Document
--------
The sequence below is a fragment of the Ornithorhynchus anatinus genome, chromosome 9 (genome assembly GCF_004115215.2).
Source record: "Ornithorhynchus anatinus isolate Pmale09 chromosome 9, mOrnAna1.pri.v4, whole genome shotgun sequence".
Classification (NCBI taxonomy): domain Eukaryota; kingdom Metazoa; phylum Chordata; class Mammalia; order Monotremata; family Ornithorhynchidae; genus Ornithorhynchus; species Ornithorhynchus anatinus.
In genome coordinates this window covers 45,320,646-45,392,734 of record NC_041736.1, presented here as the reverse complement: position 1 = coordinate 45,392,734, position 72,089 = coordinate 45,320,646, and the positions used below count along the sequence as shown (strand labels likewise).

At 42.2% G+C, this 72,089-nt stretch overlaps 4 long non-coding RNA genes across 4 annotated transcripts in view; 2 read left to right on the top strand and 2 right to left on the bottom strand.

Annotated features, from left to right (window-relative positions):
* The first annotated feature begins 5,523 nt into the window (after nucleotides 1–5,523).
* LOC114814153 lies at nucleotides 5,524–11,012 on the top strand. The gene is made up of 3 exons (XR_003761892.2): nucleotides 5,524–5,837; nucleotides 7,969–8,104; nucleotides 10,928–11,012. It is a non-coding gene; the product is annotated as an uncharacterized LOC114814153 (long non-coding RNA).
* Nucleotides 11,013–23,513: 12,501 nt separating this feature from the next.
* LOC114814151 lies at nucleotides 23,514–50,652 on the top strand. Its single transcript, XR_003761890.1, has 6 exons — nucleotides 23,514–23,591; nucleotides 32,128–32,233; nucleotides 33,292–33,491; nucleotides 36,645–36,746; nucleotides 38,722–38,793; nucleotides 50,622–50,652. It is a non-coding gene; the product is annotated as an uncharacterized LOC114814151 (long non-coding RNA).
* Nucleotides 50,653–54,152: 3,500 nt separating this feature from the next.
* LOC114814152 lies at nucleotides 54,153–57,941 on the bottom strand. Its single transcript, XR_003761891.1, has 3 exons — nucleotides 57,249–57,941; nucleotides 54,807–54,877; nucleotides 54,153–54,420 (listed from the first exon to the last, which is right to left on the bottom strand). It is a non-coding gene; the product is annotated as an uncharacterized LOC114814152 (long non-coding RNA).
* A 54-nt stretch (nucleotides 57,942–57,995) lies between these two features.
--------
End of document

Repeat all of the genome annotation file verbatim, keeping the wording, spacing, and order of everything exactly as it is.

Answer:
The sequence below is a fragment of the Ornithorhynchus anatinus genome, chromosome 9 (genome assembly GCF_004115215.2).
Source record: "Ornithorhynchus anatinus isolate Pmale09 chromosome 9, mOrnAna1.pri.v4, whole genome shotgun sequence".
Classification (NCBI taxonomy): domain Eukaryota; kingdom Metazoa; phylum Chordata; class Mammalia; order Monotremata; family Ornithorhynchidae; genus Ornithorhynchus; species Ornithorhynchus anatinus.
In genome coordinates this window covers 45,320,646-45,392,734 of record NC_041736.1, presented here as the reverse complement: position 1 = coordinate 45,392,734, position 72,089 = coordinate 45,320,646, and the positions used below count along the sequence as shown (strand labels likewise).

At 42.2% G+C, this 72,089-nt stretch overlaps 4 long non-coding RNA genes across 4 annotated transcripts in view; 2 read left to right on the top strand and 2 right to left on the bottom strand.

Annotated features, from left to right (window-relative positions):
* The first annotated feature begins 5,523 nt into the window (after nucleotides 1–5,523).
* LOC114814153 lies at nucleotides 5,524–11,012 on the top strand. The gene is made up of 3 exons (XR_003761892.2): nucleotides 5,524–5,837; nucleotides 7,969–8,104; nucleotides 10,928–11,012. It is a non-coding gene; the product is annotated as an uncharacterized LOC114814153 (long non-coding RNA).
* Nucleotides 11,013–23,513: 12,501 nt separating this feature from the next.
* LOC114814151 lies at nucleotides 23,514–50,652 on the top strand. Its single transcript, XR_003761890.1, has 6 exons — nucleotides 23,514–23,591; nucleotides 32,128–32,233; nucleotides 33,292–33,491; nucleotides 36,645–36,746; nucleotides 38,722–38,793; nucleotides 50,622–50,652. It is a non-coding gene; the product is annotated as an uncharacterized LOC114814151 (long non-coding RNA).
* Nucleotides 50,653–54,152: 3,500 nt separating this feature from the next.
* LOC114814152 lies at nucleotides 54,153–57,941 on the bottom strand. Its single transcript, XR_003761891.1, has 3 exons — nucleotides 57,249–57,941; nucleotides 54,807–54,877; nucleotides 54,153–54,420 (listed from the first exon to the last, which is right to left on the bottom strand). It is a non-coding gene; the product is annotated as an uncharacterized LOC114814152 (long non-coding RNA).
* A 54-nt stretch (nucleotides 57,942–57,995) lies between these two features.